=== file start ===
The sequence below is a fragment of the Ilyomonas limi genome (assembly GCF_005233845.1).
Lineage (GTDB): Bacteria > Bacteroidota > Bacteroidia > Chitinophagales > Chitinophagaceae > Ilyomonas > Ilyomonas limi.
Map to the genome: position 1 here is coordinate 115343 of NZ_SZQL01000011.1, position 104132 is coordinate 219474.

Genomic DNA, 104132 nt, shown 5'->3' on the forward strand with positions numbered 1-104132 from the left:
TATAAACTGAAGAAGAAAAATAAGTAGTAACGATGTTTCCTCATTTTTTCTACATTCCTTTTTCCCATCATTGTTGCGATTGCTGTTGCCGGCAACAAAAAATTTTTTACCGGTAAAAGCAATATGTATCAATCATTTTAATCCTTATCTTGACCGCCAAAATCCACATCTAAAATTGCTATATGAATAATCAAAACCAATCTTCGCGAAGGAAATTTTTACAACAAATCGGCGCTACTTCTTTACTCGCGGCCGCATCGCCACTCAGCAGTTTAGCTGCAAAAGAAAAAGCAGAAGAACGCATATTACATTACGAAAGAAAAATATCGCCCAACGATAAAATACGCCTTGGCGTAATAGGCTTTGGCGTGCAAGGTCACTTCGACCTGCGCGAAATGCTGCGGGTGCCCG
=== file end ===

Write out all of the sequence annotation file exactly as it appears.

The sequence below is a fragment of the Ilyomonas limi genome (assembly GCF_005233845.1).
Lineage (GTDB): Bacteria > Bacteroidota > Bacteroidia > Chitinophagales > Chitinophagaceae > Ilyomonas > Ilyomonas limi.
Map to the genome: position 1 here is coordinate 115343 of NZ_SZQL01000011.1, position 104132 is coordinate 219474.

Genomic DNA, 104132 nt, shown 5'->3' on the forward strand with positions numbered 1-104132 from the left:
TATAAACTGAAGAAGAAAAATAAGTAGTAACGATGTTTCCTCATTTTTTCTACATTCCTTTTTCCCATCATTGTTGCGATTGCTGTTGCCGGCAACAAAAAATTTTTTACCGGTAAAAGCAATATGTATCAATCATTTTAATCCTTATCTTGACCGCCAAAATCCACATCTAAAATTGCTATATGAATAATCAAAACCAATCTTCGCGAAGGAAATTTTTACAACAAATCGGCGCTACTTCTTTACTCGCGGCCGCATCGCCACTCAGCAGTTTAGCTGCAAAAGAAAAAGCAGAAGAACGCATATTACATTACGAAAGAAAAATATCGCCCAACGATAAAATACGCCTTGGCGTAATAGGCTTTGGCGTGCAAGGTCACTTCGACCTGCGCGAAATGCTGCGGGTGCCCG